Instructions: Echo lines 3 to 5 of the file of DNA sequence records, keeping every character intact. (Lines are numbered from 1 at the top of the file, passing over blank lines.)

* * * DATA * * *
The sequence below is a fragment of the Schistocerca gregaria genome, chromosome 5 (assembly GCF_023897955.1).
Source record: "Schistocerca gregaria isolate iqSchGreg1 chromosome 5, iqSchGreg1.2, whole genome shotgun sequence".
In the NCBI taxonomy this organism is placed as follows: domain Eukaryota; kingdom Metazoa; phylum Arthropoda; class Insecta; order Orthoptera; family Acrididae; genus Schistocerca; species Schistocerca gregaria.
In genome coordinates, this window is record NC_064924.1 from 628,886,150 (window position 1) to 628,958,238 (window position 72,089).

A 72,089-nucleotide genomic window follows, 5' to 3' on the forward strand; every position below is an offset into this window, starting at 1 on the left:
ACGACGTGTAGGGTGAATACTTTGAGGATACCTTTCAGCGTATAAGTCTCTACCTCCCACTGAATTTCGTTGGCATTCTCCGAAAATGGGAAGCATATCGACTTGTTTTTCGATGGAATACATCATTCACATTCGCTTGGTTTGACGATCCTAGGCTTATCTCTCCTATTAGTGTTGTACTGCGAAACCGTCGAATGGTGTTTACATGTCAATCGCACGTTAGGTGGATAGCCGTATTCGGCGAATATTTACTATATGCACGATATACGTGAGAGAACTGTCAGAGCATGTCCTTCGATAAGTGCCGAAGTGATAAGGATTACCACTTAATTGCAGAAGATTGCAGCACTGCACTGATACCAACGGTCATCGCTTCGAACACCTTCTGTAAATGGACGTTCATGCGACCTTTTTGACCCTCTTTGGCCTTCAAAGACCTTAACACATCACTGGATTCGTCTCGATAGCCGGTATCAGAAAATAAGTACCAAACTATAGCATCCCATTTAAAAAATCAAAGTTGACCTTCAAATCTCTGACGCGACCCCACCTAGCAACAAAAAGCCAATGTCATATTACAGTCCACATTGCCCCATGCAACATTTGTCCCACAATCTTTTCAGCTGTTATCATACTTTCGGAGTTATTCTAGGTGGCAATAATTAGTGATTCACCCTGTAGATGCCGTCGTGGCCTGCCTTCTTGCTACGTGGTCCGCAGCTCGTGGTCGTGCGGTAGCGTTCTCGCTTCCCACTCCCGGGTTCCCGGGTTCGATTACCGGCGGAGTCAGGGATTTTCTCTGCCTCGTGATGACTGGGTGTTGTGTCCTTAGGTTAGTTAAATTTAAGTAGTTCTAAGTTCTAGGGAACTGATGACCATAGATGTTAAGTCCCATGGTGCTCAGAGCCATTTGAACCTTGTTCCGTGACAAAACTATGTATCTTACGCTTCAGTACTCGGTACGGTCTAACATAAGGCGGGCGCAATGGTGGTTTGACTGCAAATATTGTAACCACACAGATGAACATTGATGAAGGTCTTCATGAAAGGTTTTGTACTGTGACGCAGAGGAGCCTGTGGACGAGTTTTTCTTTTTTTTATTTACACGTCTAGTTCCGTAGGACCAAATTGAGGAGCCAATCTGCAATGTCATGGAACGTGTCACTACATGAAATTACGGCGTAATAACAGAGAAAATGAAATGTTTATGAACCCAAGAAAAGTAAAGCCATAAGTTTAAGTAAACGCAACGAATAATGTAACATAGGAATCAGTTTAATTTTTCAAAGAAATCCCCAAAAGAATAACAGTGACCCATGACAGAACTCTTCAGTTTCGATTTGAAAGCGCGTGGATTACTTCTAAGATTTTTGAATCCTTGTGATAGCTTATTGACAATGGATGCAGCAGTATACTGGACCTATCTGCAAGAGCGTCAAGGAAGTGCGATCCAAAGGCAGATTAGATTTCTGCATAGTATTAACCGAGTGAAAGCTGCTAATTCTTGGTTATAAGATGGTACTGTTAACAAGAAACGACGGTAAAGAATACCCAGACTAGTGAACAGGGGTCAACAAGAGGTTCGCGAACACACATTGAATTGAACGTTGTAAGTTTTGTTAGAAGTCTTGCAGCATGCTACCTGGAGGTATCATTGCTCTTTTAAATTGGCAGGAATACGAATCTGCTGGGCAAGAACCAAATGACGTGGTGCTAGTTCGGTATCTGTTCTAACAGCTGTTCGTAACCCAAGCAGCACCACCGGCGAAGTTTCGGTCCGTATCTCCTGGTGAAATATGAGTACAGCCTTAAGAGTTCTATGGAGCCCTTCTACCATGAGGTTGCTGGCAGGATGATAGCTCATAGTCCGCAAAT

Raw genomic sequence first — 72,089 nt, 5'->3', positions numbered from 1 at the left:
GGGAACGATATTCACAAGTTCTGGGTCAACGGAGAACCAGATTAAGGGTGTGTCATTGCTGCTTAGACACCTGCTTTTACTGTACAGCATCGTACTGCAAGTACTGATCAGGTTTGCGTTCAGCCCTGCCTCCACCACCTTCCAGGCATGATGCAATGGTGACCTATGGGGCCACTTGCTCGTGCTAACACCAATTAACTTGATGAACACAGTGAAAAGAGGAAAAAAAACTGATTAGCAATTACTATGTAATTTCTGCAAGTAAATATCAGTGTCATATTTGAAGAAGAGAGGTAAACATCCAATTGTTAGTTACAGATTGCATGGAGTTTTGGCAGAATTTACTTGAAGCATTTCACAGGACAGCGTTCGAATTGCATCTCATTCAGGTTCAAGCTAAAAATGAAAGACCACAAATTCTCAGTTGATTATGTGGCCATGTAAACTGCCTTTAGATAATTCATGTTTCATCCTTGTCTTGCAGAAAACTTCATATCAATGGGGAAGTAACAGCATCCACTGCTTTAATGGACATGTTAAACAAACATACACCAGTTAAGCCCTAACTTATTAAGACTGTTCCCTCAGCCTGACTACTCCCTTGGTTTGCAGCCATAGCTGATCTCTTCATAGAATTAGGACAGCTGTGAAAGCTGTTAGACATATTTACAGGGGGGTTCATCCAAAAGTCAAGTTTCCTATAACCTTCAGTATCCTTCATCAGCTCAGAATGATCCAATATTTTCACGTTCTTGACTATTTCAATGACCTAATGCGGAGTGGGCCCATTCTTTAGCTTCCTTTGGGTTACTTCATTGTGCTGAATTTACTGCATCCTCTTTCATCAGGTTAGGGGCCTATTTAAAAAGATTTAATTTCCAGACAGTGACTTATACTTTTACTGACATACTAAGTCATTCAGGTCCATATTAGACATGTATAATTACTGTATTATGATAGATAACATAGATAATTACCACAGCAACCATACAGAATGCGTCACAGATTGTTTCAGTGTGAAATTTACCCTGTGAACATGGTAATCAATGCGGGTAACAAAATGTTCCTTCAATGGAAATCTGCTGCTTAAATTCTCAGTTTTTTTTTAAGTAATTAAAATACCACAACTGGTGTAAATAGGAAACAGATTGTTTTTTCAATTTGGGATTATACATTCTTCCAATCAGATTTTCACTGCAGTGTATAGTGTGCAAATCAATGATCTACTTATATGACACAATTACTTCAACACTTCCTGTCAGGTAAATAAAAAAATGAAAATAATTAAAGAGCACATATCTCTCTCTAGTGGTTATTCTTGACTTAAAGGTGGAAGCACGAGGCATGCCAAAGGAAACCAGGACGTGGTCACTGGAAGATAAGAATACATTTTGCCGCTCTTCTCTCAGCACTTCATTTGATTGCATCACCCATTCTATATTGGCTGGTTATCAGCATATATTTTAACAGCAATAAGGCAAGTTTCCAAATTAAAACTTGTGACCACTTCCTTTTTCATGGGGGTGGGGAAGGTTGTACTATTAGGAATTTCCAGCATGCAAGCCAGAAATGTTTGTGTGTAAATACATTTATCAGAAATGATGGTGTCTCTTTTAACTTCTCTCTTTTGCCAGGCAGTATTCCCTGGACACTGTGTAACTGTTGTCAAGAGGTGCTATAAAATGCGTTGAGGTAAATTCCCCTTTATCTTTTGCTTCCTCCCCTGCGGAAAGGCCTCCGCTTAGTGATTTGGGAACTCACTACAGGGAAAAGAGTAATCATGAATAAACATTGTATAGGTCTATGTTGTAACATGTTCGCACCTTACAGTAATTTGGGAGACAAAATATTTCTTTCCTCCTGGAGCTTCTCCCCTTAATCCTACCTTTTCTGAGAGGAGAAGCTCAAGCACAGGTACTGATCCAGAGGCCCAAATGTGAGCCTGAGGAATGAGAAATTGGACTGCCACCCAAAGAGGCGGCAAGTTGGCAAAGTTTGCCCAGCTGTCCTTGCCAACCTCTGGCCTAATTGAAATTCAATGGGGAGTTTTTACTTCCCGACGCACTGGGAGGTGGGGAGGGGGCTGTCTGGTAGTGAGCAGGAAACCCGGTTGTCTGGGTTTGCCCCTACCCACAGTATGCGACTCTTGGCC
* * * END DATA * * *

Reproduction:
In the NCBI taxonomy this organism is placed as follows: domain Eukaryota; kingdom Metazoa; phylum Arthropoda; class Insecta; order Orthoptera; family Acrididae; genus Schistocerca; species Schistocerca gregaria.
In genome coordinates, this window is record NC_064924.1 from 628,886,150 (window position 1) to 628,958,238 (window position 72,089).

A 72,089-nucleotide genomic window follows, 5' to 3' on the forward strand; every position below is an offset into this window, starting at 1 on the left: